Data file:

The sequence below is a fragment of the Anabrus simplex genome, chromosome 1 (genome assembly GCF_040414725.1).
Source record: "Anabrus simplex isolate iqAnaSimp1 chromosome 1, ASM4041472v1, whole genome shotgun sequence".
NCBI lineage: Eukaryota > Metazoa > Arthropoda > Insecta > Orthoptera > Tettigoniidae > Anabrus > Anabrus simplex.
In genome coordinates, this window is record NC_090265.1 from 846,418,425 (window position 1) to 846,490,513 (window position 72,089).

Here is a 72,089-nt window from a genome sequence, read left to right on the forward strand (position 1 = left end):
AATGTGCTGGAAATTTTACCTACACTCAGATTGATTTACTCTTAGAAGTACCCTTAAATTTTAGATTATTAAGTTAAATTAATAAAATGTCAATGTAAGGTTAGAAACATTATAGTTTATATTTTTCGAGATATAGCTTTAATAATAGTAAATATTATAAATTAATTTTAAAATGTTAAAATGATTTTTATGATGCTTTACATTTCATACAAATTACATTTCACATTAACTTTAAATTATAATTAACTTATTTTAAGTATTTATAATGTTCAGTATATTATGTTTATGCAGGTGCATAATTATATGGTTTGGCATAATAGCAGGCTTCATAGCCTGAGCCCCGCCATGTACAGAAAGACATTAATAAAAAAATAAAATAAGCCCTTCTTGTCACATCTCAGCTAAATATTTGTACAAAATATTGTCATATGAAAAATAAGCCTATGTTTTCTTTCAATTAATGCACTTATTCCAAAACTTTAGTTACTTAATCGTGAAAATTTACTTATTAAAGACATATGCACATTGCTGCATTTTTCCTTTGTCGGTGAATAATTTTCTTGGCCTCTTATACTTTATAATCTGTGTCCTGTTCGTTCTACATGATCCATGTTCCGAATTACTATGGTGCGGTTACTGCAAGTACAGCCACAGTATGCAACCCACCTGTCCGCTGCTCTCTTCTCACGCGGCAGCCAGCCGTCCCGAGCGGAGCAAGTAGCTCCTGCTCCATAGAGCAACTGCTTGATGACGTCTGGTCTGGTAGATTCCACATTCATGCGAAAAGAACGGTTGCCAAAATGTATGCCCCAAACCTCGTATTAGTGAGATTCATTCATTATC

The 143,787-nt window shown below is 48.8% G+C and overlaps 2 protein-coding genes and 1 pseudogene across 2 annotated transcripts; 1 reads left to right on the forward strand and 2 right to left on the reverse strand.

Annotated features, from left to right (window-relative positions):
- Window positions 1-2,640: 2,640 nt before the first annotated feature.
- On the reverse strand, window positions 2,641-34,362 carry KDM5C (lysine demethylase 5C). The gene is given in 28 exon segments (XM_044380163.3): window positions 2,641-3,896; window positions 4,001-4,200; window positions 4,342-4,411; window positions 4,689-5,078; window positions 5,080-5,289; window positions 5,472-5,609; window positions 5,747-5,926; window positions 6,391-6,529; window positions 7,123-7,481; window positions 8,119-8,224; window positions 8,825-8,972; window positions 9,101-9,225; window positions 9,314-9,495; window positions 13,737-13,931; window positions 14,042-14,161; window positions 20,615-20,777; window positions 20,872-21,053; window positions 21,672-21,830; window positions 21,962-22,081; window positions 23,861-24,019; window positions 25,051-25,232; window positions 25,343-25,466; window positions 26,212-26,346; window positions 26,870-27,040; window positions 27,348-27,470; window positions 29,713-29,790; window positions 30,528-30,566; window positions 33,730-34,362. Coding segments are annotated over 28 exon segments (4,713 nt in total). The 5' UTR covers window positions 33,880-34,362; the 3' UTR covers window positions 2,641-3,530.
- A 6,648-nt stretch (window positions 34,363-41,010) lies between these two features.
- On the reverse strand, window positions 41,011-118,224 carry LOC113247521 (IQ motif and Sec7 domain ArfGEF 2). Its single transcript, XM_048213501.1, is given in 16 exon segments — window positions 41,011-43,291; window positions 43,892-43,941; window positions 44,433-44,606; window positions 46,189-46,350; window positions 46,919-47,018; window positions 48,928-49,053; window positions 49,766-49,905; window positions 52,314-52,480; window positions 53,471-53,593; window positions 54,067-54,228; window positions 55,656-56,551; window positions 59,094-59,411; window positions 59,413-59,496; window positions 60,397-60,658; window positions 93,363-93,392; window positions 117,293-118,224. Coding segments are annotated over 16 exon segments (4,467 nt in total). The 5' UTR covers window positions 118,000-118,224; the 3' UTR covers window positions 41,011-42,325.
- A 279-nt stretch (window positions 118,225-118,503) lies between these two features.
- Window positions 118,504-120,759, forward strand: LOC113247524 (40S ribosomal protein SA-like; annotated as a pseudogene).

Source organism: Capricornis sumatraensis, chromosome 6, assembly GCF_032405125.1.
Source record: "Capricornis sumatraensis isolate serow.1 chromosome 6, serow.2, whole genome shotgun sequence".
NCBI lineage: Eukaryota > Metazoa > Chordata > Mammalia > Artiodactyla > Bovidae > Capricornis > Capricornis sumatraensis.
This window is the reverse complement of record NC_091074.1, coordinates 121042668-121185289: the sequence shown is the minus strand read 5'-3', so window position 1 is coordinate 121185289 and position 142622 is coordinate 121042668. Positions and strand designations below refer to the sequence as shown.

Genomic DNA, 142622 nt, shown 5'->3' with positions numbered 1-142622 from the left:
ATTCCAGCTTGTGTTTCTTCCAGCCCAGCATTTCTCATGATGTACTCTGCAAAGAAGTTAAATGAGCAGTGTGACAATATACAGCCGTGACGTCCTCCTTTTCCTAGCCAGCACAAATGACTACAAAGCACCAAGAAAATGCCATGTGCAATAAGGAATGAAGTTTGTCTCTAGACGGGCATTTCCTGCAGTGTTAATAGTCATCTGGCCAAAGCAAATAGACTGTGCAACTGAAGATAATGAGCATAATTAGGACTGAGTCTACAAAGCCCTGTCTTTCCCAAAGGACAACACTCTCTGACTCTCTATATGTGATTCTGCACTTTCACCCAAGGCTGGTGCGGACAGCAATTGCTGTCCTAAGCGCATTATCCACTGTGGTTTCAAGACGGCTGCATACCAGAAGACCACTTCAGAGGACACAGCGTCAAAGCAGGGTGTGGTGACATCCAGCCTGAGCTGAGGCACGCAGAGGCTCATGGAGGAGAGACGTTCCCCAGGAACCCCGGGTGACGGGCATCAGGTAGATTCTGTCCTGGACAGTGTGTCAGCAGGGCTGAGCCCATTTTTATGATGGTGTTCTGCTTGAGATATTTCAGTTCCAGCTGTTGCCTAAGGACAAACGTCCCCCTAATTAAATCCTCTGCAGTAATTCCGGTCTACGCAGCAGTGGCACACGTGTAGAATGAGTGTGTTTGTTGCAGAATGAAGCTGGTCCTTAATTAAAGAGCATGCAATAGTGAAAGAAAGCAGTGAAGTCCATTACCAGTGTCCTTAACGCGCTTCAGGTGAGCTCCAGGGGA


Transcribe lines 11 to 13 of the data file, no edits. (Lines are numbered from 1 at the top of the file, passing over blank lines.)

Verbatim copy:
- A 6,648-nt stretch (window positions 34,363-41,010) lies between these two features.
- On the reverse strand, window positions 41,011-118,224 carry LOC113247521 (IQ motif and Sec7 domain ArfGEF 2). Its single transcript, XM_048213501.1, is given in 16 exon segments — window positions 41,011-43,291; window positions 43,892-43,941; window positions 44,433-44,606; window positions 46,189-46,350; window positions 46,919-47,018; window positions 48,928-49,053; window positions 49,766-49,905; window positions 52,314-52,480; window positions 53,471-53,593; window positions 54,067-54,228; window positions 55,656-56,551; window positions 59,094-59,411; window positions 59,413-59,496; window positions 60,397-60,658; window positions 93,363-93,392; window positions 117,293-118,224. Coding segments are annotated over 16 exon segments (4,467 nt in total). The 5' UTR covers window positions 118,000-118,224; the 3' UTR covers window positions 41,011-42,325.
- A 279-nt stretch (window positions 118,225-118,503) lies between these two features.